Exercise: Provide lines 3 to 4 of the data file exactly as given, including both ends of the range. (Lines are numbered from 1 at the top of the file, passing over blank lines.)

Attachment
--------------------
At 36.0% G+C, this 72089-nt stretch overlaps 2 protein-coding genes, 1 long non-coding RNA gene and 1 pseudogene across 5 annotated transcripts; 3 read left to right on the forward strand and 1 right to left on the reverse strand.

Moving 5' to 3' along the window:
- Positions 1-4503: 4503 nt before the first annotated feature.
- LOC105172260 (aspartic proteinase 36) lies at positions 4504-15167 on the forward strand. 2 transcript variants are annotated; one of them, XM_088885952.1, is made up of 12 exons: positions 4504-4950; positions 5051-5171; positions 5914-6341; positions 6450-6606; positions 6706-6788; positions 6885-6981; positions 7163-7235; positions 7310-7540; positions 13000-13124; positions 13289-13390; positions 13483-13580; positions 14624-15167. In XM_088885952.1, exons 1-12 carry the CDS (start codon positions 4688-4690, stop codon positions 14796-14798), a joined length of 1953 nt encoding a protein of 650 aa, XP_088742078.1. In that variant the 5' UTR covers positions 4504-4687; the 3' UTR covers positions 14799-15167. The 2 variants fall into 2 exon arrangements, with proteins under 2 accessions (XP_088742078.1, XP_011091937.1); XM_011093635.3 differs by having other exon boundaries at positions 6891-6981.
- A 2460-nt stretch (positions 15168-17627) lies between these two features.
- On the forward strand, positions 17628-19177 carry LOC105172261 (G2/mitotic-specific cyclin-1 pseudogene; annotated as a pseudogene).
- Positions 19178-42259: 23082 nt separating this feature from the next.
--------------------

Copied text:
- Positions 1-4503: 4503 nt before the first annotated feature.
- LOC105172260 (aspartic proteinase 36) lies at positions 4504-15167 on the forward strand. 2 transcript variants are annotated; one of them, XM_088885952.1, is made up of 12 exons: positions 4504-4950; positions 5051-5171; positions 5914-6341; positions 6450-6606; positions 6706-6788; positions 6885-6981; positions 7163-7235; positions 7310-7540; positions 13000-13124; positions 13289-13390; positions 13483-13580; positions 14624-15167. In XM_088885952.1, exons 1-12 carry the CDS (start codon positions 4688-4690, stop codon positions 14796-14798), a joined length of 1953 nt encoding a protein of 650 aa, XP_088742078.1. In that variant the 5' UTR covers positions 4504-4687; the 3' UTR covers positions 14799-15167. The 2 variants fall into 2 exon arrangements, with proteins under 2 accessions (XP_088742078.1, XP_011091937.1); XM_011093635.3 differs by having other exon boundaries at positions 6891-6981.